In the default simulations setup, Supervisor will load list.rc, versionlist.rc, and robotlist.rc from the ROBOT_DIR. Since list.rc isn't actually in ROBOT_DIR, I'm guessing that it looks at list.rc in RoboDevel/RiSE/Demo/Config/default since it doesn't complain about not being able to find the file.

list.rc loads "robot independant configuration files," module_manager.rc, comm_manager.rc, foottrajectory.rc, and puppetmode.rc

versionlist.rc in the arachi directory loads "robot specific configuration files," rise_arachi.rc, simhallsensors.rc, and simstand.rc

robotlist.rc in the arachi directory loads simcalibration.rc and recording.rc

An overview of RC files can be found in RoboDevel/Libraries/RHexLib/doc/html/a00324.html

rise_arachi.rc is the most interesting of these files, as it sets up some output variables, loads the CDL file (see below), and sets some simulation and initialization parameters.

Details on Supervisor can be found on RiSESupervisor

Creature Description Language

In simulation, the robot is described with the "Creature Description Language", or CDL, and is described at:
CDL is used to describe the robot and its environment.

The "most accurate" RiSE cdl file that I've seen is rise.ocdl, located in RoboDevel/RiSE/Demo/Config/models

Note that in the file structure, you'll find .cdl and .ocdl files. An ocdl file is basically a file that has been run through a pre-processor, as described on RoboDevel/Libraries/SimLib/doc/html/CDLTutorialPreproc.html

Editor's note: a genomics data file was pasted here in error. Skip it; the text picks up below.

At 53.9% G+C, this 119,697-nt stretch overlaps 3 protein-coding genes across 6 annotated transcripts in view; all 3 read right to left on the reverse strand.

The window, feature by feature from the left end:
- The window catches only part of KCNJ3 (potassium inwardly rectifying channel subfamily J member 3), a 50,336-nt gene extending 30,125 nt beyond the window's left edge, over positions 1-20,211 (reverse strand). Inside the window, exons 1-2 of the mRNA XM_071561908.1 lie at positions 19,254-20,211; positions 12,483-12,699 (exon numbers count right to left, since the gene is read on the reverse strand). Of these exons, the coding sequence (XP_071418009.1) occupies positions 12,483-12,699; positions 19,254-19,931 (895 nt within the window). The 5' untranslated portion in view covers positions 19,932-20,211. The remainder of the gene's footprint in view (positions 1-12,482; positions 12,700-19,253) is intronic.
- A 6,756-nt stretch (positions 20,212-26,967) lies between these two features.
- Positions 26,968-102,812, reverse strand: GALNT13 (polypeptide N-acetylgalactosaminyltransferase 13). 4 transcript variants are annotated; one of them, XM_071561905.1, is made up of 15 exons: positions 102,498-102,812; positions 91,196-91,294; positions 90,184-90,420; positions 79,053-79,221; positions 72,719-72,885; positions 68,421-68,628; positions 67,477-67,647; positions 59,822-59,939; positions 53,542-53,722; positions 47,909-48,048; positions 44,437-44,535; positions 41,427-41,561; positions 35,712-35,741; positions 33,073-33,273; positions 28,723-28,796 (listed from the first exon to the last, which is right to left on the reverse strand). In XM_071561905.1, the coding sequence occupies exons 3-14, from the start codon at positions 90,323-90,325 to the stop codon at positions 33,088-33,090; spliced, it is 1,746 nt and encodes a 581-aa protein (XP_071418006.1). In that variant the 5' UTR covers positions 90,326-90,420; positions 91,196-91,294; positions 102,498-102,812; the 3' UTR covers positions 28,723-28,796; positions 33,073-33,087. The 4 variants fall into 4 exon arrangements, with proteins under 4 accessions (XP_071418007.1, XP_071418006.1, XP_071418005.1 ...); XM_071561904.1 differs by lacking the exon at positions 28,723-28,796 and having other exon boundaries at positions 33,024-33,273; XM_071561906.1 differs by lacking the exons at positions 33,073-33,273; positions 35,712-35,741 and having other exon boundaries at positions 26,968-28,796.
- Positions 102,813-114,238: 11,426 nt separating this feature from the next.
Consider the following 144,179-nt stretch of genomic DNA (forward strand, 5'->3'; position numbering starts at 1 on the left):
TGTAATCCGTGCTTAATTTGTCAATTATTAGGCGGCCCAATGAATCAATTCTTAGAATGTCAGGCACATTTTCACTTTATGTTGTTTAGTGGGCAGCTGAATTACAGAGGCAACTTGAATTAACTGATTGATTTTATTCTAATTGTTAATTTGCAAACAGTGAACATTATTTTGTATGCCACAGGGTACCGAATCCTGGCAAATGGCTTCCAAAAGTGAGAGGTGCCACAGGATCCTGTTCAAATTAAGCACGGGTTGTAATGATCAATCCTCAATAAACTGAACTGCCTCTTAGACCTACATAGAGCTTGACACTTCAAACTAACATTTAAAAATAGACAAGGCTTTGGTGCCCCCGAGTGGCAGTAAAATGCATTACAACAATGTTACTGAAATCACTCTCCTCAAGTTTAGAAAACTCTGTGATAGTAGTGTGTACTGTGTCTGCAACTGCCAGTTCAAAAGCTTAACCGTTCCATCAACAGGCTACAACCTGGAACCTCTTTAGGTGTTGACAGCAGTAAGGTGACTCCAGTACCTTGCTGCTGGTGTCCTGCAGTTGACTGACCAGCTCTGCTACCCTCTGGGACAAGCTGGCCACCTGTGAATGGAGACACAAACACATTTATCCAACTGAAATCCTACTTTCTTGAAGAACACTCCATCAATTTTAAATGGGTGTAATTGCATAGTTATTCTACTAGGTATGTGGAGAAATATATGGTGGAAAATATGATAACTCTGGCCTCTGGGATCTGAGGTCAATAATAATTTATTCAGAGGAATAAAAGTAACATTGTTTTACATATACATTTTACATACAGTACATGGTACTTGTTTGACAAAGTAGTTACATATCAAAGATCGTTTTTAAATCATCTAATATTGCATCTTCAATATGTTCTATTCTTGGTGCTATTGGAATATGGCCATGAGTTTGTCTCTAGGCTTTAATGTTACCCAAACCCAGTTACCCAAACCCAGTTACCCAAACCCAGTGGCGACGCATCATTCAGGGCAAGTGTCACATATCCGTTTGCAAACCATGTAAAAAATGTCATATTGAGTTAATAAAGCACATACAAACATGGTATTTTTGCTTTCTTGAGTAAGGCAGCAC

2nd note: RoboDevel/RiSE/Demo/Config/models is ground.cdl, which shows how to get a tiled ground plane. It should probably be named ground.ocdl, as it has to be run through the M4 processor before being used with a RiSE sim:
M4 ground.cdl > groud_use.cdl

Stand-Alone Simulations

Once you have a CDL file, you can make your own main program, and avoid the Operator/Supervisor complications. You'll also need a pcm file - a representation of the contact model.

Sample .cc file, Makefile, and .cdl file, compliments of DanielSantos are attached. To compile, put these in their own directory, ensure that the makefile is actually named "Makefile", and run make. If you don't have any compliation errors, you can then run the program by typing ./sample_sim_main. You should get something Dan made up to test out his contact models. [Alan (11/12/05): I think you need to rename all of the files besides the Makefile to contact.xxx instead of sample_yyy.xxx.]

Other examples can be found in RoboDevel/Libraries/SimLib/examples/

Batch Simulation

With a bit of tweaking, the simulation can be run in batch mode, with no graphics. This will allow (or helps one to...) run a set of simulations on some faster computers, such as the Stanford Linux servers, Vine et al.

To compile a batch simulation, you'll need to implement a new main. Sample code is attached in BatchSim.cc. In your new .cc file, you'll need to implement the following global functions:

  void exit_on_ctrl_c( int )
  Module addModule(Module* m, MM_STEP p, MM_STEP off, int ord, bool activate=false)

In order to trim the robot, I used the RiSECalibMachine module - which sets each leg to a certain configuration.

You'll also need to implement a Module to serve as a state machine. I did this with the ControlModule module. This module needs a destructor to stop any logging tasks that are going, a deleteWriter function to get rid of the log file pointer, and the typical module functions: init, uninit, activate, deactivate, and update. Also, take a look at all of the private module variables that were required...